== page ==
© 2024 WSHU
NPR News & Classical Music
Play Live Radio
Next Up:
0:00 0:00
Available On Air Stations

Should Schools Reopen If Teachers Aren't Yet Vaccinated? CDC Will Soon Weigh In

Dr. Rochelle Walensky, director of the Centers for Disease Control and Prevention, speaks during a White House briefing on the Biden administration's response to the COVID-19 pandemic.
Image from video
Dr. Rochelle Walensky, director of the Centers for Disease Control and Prevention, speaks during a White House briefing on the Biden administration's response to the COVID-19 pandemic.

The federal government plans to release new guidance next week about how to safely reopen schools in the midst of the pandemic — guidelines that could add new grist to a debate over whether schools should wait until teachers are vaccinated before requiring their return to the classroom.

As the United States has struggled to get the spread of the coronavirus under control, many schools have turned to virtual learning. President Biden has pledged to get most students back to in-person learning by the end of April, but there are questions about how to do so safely.

Some teachers' organizations have pushed back against plans to restart in-person learning, arguing that teachers should be vaccinated first and that other safety measures must be in place.

Scientists at the Centers for Disease Control and Prevention scientists published an articlelast week in JAMA, the journal of the American Medical Association, that showed some schools were able to reopen safely by following safety precautions — but the article included a disclaimer that the conclusions "do not necessarily represent the official position" of the CDC.

The debate heated up this week after CDC Director Rochelle Walensky said vaccinating teachers was not a prerequisite for safely reopening schools.

The White House downplayed those remarks, with press secretary Jen Psaki saying that Walensky had been speaking "in her personal capacity" and saying there would be "official guidance" and "final guidance" on the issue.

Walensky later sought to clarify her comment in an interview with MSNBC's Rachel Maddow, emphasizing that there are other steps that can be taken to lower risks for teachers and students, including masking, social distancing and more testing.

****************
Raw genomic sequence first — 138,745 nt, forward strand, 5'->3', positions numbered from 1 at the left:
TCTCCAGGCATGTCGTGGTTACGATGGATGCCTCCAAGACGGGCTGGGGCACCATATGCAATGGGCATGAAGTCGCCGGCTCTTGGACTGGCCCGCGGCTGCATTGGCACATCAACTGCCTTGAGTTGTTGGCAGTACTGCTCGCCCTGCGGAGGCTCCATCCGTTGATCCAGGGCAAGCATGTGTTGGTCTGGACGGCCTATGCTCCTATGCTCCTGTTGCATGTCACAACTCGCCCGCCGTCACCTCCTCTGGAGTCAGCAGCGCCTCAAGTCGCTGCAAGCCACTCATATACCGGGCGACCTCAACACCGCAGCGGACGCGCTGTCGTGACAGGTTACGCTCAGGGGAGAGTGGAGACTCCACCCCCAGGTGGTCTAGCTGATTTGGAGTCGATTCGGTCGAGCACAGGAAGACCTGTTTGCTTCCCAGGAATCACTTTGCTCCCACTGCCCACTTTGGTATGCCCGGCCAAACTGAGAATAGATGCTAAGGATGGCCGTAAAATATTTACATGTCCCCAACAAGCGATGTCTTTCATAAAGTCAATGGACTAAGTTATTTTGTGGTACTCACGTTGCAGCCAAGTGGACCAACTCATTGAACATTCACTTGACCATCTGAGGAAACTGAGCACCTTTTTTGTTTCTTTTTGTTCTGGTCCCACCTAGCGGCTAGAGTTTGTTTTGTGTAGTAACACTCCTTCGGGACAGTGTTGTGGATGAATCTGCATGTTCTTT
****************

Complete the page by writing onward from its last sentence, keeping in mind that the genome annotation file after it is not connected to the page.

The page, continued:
The comments were noted by teachers' unions.

On Friday, Walensky told reporters to expect the new guidance in the coming week.

"Schools should be the last places closed and the first places opened," Walensky said.

In July, Biden said guidelines for reopening schools would be based on science, not politics. The nation's biggest teachers' unions backed Biden's candidacy. Some Republican critics have accused the White House of siding with the unions.

Randi Weingarten, president of the American Federation of Teachers, told NPR's Morning Edition that reopening schools also involves rebuilding trust.

Psaki on Friday dismissed the notion that Biden would need to work to cajole teachers back into the classroom. She argued that teachers know the value of being with students in person.

"The president is absolutely committed to reopening schools. He wants them to not just reopen, but to stay open and he wants to do that in a safe way. We're going to rely on CDC guidance ... to determine the best way to do that," Psaki said.

Copyright 2021 NPR. To see more, visit https://www.npr.org.

Ayesha Rascoe is a White House correspondent for NPR. She is currently covering her third presidential administration. Rascoe's White House coverage has included a number of high profile foreign trips, including President Trump's 2019 summit with North Korean leader Kim Jong Un in Hanoi, Vietnam, and President Obama's final NATO summit in Warsaw, Poland in 2016. As a part of the White House team, she's also a regular on the NPR Politics Podcast.